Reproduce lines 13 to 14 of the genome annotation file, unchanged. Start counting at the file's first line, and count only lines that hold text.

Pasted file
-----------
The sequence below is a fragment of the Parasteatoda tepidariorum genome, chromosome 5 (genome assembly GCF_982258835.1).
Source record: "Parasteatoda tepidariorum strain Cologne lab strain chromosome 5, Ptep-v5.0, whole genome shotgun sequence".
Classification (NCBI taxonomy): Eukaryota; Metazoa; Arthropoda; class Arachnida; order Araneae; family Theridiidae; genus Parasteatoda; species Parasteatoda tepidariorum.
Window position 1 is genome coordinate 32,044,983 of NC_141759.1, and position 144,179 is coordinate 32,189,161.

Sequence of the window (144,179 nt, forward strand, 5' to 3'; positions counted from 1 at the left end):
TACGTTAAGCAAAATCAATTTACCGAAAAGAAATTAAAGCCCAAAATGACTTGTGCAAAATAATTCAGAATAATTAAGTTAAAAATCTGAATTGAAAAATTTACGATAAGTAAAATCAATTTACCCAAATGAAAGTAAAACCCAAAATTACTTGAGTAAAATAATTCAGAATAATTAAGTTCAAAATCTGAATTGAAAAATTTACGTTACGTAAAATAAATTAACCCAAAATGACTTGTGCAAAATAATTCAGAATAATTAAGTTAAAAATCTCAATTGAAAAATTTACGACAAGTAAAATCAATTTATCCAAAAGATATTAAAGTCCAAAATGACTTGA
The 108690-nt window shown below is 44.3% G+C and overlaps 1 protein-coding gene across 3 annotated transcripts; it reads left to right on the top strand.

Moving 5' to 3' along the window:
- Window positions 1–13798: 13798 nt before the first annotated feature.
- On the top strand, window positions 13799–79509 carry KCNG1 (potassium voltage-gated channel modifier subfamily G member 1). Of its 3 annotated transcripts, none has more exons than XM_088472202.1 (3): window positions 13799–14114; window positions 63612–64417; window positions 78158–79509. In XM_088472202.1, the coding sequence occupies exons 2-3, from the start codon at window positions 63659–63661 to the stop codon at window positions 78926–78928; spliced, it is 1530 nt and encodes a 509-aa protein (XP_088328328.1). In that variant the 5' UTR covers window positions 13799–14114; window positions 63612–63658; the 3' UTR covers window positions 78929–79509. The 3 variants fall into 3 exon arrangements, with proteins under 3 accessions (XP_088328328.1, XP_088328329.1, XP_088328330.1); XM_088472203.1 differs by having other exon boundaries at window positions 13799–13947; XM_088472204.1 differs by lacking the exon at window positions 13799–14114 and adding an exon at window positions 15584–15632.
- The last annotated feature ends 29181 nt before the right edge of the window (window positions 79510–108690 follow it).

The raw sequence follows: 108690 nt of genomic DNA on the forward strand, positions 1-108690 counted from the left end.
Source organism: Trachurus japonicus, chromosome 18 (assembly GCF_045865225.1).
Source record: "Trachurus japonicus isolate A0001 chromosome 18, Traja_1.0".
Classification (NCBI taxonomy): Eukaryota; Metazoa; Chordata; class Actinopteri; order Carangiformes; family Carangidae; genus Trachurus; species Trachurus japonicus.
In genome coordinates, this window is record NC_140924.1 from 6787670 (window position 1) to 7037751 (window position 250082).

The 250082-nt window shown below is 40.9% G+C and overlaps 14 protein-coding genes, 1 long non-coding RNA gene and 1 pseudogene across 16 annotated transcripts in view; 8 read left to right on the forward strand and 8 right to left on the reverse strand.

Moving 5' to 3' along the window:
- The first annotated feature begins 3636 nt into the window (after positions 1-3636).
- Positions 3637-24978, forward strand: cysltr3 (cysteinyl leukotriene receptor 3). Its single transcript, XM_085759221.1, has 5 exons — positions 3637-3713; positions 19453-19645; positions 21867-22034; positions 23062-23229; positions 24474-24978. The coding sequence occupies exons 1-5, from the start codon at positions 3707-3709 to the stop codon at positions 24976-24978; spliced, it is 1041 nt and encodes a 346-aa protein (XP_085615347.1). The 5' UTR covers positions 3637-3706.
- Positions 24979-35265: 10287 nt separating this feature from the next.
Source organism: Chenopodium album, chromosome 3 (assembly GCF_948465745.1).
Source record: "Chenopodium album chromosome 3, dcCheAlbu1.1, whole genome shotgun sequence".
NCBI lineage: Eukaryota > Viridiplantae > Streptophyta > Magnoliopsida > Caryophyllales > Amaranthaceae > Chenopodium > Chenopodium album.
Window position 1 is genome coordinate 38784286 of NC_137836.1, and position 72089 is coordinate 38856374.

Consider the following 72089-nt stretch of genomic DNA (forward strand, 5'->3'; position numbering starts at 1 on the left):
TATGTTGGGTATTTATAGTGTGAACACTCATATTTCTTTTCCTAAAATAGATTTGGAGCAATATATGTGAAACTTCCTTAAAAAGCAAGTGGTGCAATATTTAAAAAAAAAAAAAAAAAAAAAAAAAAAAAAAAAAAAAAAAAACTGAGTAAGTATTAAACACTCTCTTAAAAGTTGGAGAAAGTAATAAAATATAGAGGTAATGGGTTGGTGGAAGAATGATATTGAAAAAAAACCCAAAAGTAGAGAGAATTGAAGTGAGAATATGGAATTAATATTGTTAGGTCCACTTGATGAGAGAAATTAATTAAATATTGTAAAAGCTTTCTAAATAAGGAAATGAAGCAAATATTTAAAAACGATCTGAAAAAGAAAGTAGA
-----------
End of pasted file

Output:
Source organism: Trachurus japonicus, chromosome 18 (assembly GCF_045865225.1).
Source record: "Trachurus japonicus isolate A0001 chromosome 18, Traja_1.0".